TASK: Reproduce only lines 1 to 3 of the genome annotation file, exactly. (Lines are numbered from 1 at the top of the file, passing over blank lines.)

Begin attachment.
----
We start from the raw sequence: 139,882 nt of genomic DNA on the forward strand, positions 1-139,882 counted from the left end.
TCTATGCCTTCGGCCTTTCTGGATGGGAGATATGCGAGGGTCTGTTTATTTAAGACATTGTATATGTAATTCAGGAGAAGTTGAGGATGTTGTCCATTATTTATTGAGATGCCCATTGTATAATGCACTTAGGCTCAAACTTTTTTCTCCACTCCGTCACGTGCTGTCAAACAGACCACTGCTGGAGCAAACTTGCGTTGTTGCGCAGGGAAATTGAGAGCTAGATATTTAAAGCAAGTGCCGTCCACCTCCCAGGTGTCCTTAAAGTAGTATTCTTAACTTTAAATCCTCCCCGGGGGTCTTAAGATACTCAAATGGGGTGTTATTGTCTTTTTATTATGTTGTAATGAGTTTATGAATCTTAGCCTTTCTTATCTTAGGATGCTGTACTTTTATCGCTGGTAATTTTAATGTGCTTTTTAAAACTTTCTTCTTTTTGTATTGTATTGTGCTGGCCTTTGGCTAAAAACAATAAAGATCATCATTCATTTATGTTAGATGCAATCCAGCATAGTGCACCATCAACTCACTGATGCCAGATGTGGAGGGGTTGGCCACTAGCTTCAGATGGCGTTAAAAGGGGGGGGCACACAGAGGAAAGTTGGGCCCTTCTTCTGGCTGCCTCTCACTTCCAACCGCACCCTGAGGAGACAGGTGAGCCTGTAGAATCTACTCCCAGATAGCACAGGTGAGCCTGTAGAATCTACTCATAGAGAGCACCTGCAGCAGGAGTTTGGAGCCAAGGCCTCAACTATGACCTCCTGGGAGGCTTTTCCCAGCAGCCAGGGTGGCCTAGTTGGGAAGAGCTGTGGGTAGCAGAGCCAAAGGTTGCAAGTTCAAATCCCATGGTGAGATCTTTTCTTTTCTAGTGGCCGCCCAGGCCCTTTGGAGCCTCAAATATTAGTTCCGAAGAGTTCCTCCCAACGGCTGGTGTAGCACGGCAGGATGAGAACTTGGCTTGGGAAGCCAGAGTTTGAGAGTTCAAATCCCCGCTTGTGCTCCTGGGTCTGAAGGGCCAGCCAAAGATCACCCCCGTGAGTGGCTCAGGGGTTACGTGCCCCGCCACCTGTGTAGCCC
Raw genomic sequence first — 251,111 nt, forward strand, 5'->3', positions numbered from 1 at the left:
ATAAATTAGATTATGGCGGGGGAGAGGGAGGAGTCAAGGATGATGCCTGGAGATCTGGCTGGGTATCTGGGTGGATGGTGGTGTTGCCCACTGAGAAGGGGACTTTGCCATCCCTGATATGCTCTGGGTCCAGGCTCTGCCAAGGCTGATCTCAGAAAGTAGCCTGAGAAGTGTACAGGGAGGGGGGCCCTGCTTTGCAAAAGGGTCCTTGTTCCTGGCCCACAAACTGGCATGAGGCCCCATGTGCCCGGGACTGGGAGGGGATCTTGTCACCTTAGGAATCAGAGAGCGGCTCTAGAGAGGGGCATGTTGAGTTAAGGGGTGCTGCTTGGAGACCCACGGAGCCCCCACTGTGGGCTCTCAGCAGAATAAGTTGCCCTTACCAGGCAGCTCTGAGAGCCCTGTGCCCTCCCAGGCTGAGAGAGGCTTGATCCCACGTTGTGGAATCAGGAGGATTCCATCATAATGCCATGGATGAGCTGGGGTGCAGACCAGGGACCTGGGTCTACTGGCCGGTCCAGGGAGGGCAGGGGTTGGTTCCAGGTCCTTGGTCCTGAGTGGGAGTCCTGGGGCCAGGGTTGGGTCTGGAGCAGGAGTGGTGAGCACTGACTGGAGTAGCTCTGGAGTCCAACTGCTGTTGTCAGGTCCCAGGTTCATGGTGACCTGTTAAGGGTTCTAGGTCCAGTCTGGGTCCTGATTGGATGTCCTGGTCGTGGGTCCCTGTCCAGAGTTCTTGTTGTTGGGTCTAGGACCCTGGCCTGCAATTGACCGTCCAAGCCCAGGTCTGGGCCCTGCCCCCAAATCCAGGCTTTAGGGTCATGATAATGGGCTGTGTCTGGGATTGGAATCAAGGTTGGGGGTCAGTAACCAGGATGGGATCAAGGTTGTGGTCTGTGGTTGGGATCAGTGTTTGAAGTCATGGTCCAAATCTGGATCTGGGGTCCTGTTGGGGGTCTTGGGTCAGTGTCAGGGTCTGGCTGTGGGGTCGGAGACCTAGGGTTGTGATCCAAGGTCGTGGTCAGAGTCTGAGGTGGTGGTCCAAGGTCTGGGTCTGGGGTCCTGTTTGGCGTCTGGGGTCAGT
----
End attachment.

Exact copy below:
We start from the raw sequence: 139,882 nt of genomic DNA on the forward strand, positions 1-139,882 counted from the left end.
TCTATGCCTTCGGCCTTTCTGGATGGGAGATATGCGAGGGTCTGTTTATTTAAGACATTGTATATGTAATTCAGGAGAAGTTGAGGATGTTGTCCATTATTTATTGAGATGCCCATTGTATAATGCACTTAGGCTCAAACTTTTTTCTCCACTCCGTCACGTGCTGTCAAACAGACCACTGCTGGAGCAAACTTGCGTTGTTGCGCAGGGAAATTGAGAGCTAGATATTTAAAGCAAGTGCCGTCCACCTCCCAGGTGTCCTTAAAGTAGTATTCTTAACTTTAAATCCTCCCCGGGGGTCTTAAGATACTCAAATGGGGTGTTATTGTCTTTTTATTATGTTGTAATGAGTTTATGAATCTTAGCCTTTCTTATCTTAGGATGCTGTACTTTTATCGCTGGTAATTTTAATGTGCTTTTTAAAACTTTCTTCTTTTTGTATTGTATTGTGCTGGCCTTTGGCTAAAAACAATAAAGATCATCATTCATTTATGTTAGATGCAATCCAGCATAGTGCACCATCAACTCACTGATGCCAGATGTGGAGGGGTTGGCCACTAGCTTCAGATGGCGTTAAAAGGGGGGGGCACACAGAGGAAAGTTGGGCCCTTCTTCTGGCTGCCTCTCACTTCCAACCGCACCCTGAGGAGACAGGTGAGCCTGTAGAATCTACTCCCAGATAGCACAGGTGAGCCTGTAGAATCTACTCATAGAGAGCACCTGCAGCAGGAGTTTGGAGCCAAGGCCTCAACTATGACCTCCTGGGAGGCTTTTCCCAGCAGCCAGGGTGGCCTAGTTGGGAAGAGCTGTGGGTAGCAGAGCCAAAGGTTGCAAGTTCAAATCCCATGGTGAGATCTTTTCTTTTCTAGTGGCCGCCCAGGCCCTTTGGAGCCTCAAATATTAGTTCCGAAGAGTTCCTCCCAACGGCTGGTGTAGCACGGCAGGATGAGAACTTGGCTTGGGAAGCCAGAGTTTGAGAGTTCAAATCCCCGCTTGTGCTCCTGGGTCTGAAGGGCCAGCCAAAGATCACCCCCGTGAGTGGCTCAGGGGTTACGTGCCCCGCCACCTGTGTAGCCC
Raw genomic sequence first — 251,111 nt, forward strand, 5'->3', positions numbered from 1 at the left: